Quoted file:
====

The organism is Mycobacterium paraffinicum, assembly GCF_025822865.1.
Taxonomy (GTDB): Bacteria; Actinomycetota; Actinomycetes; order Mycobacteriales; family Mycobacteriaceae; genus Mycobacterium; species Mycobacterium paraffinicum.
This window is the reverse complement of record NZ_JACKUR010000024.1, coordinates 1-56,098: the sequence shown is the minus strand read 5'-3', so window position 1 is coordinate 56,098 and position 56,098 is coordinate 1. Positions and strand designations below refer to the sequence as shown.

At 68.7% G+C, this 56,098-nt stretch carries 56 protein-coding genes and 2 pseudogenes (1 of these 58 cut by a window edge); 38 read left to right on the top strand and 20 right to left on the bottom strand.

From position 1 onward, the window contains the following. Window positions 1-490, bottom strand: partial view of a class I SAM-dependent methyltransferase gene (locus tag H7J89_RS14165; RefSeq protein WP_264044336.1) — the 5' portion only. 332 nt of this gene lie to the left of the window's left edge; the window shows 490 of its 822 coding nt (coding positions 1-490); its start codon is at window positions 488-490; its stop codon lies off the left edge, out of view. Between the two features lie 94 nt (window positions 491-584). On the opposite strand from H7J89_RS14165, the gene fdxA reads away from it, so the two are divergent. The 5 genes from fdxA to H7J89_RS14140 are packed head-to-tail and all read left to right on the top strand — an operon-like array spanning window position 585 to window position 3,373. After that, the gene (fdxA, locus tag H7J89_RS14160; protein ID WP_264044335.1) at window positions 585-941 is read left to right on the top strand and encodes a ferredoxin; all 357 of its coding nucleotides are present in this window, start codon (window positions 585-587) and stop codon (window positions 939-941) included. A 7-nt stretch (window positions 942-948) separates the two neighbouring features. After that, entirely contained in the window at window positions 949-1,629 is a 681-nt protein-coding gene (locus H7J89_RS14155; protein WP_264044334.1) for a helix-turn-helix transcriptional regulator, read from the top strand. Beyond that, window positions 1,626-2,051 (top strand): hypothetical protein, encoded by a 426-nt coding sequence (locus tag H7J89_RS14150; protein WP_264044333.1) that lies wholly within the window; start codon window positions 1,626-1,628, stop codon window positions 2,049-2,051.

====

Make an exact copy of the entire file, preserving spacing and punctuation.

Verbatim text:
The organism is Mycobacterium paraffinicum, assembly GCF_025822865.1.
Taxonomy (GTDB): Bacteria; Actinomycetota; Actinomycetes; order Mycobacteriales; family Mycobacteriaceae; genus Mycobacterium; species Mycobacterium paraffinicum.
This window is the reverse complement of record NZ_JACKUR010000024.1, coordinates 1-56,098: the sequence shown is the minus strand read 5'-3', so window position 1 is coordinate 56,098 and position 56,098 is coordinate 1. Positions and strand designations below refer to the sequence as shown.

At 68.7% G+C, this 56,098-nt stretch carries 56 protein-coding genes and 2 pseudogenes (1 of these 58 cut by a window edge); 38 read left to right on the top strand and 20 right to left on the bottom strand.

From position 1 onward, the window contains the following. Window positions 1-490, bottom strand: partial view of a class I SAM-dependent methyltransferase gene (locus tag H7J89_RS14165; RefSeq protein WP_264044336.1) — the 5' portion only. 332 nt of this gene lie to the left of the window's left edge; the window shows 490 of its 822 coding nt (coding positions 1-490); its start codon is at window positions 488-490; its stop codon lies off the left edge, out of view. Between the two features lie 94 nt (window positions 491-584). On the opposite strand from H7J89_RS14165, the gene fdxA reads away from it, so the two are divergent. The 5 genes from fdxA to H7J89_RS14140 are packed head-to-tail and all read left to right on the top strand — an operon-like array spanning window position 585 to window position 3,373. After that, the gene (fdxA, locus tag H7J89_RS14160; protein ID WP_264044335.1) at window positions 585-941 is read left to right on the top strand and encodes a ferredoxin; all 357 of its coding nucleotides are present in this window, start codon (window positions 585-587) and stop codon (window positions 939-941) included. A 7-nt stretch (window positions 942-948) separates the two neighbouring features. After that, entirely contained in the window at window positions 949-1,629 is a 681-nt protein-coding gene (locus H7J89_RS14155; protein WP_264044334.1) for a helix-turn-helix transcriptional regulator, read from the top strand. Beyond that, window positions 1,626-2,051 (top strand): hypothetical protein, encoded by a 426-nt coding sequence (locus tag H7J89_RS14150; protein WP_264044333.1) that lies wholly within the window; start codon window positions 1,626-1,628, stop codon window positions 2,049-2,051.